Part 1 of 3 parts on this subject that I’ll post over the next few days.
The National Atmosphereic and Oceanic Atmospheric Administration released their report on the weather records of 2006 today. In that report they state “The 2006 average annual temperature for the contiguous U.S. was the warmest on record and nearly identical to the record set in 1998, according to scientists at the NOAA National Climatic Data Center in Asheville, N.C. Seven months in 2006 were much warmer than average, including December, which ended as the fourth warmest December since records began in 1895.”
I don’t doubt that a bit, nor do I dispute it. And, I actually expected it. But (and here it comes) I don’t think it has anything to do with man made greenhouse gases. Ok, now before you send a barrage of hate mail and letters to the editor saying I’m crazy consider a couple of things I’d like to point out.
1) We have only been keeping official temperature and climate records back to about 1890, although there are spotty records dating back to Revolutionary war times it wasn’t until the US weather Bureau was formed by and act of Congress that accurate records began to be kept starting in 1895.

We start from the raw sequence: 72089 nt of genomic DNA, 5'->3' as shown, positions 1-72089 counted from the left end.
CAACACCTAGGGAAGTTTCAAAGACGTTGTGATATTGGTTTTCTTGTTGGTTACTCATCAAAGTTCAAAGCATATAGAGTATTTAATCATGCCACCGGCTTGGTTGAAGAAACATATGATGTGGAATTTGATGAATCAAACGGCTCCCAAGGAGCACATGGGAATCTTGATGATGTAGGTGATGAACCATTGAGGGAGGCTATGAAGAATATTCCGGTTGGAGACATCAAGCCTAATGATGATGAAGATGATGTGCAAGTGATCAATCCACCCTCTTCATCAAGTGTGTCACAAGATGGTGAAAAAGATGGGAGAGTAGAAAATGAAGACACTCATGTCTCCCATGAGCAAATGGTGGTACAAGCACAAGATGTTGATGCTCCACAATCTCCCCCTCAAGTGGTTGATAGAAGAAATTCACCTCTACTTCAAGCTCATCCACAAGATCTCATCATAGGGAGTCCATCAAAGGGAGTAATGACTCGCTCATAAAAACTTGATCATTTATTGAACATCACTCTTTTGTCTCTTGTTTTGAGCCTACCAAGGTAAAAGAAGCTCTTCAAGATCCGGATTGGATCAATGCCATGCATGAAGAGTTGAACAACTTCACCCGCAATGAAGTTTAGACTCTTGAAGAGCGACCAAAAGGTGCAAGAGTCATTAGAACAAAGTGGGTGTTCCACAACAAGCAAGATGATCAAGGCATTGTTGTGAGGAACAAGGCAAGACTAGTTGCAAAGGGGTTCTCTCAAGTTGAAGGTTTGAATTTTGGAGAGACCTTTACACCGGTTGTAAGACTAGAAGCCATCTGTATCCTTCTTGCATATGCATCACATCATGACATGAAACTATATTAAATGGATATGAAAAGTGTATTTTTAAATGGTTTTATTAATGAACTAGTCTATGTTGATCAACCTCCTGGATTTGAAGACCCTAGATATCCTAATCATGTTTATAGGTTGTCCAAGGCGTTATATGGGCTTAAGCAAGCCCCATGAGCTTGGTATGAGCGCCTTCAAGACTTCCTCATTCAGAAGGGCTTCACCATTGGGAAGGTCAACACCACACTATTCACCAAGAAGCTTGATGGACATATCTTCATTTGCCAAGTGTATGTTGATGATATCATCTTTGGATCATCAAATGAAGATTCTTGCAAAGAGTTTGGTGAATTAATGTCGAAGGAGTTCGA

So we have about 110 years of records. 2006 was one year out of millions prior where we don’t know precisely what the average yearly temperature was. Should a record setting year or string of them be cause for alarm? Personally I don’t think so. We had similar temperatures during the dust bowl era of the 30’s also. We survived those too. If you only have 110 years of records, its actually quite easy to set new ones all the time. In my 25 years of TV and Radio weather reporting, I’ve reported hundreds of new temperature records, high and low. It’s no big deal. I’d also add that 2006 had some record cold temperatures too.
2) NOAA cites an interesting graph of temperature, which you can see at the top of this entry. It shows yearly average temperatures creeping up over the last 100 years. No surprise there.
If you compare that temperature trend NOAA published with that of CO2 concentrations in our atmosphere, you can see a correlation. This has been the centerpiece for everyone whom thinks global warming is caused by CO2 from human activity.
The NOAA Graph:
The CO2 versus Temperature Graph:
These line up pretty nicely, and an easy conclusion to draw would be that CO2 is causing global warming.
NEXT POST: Evidence as to why it’s just not that accurate to draw that conclusion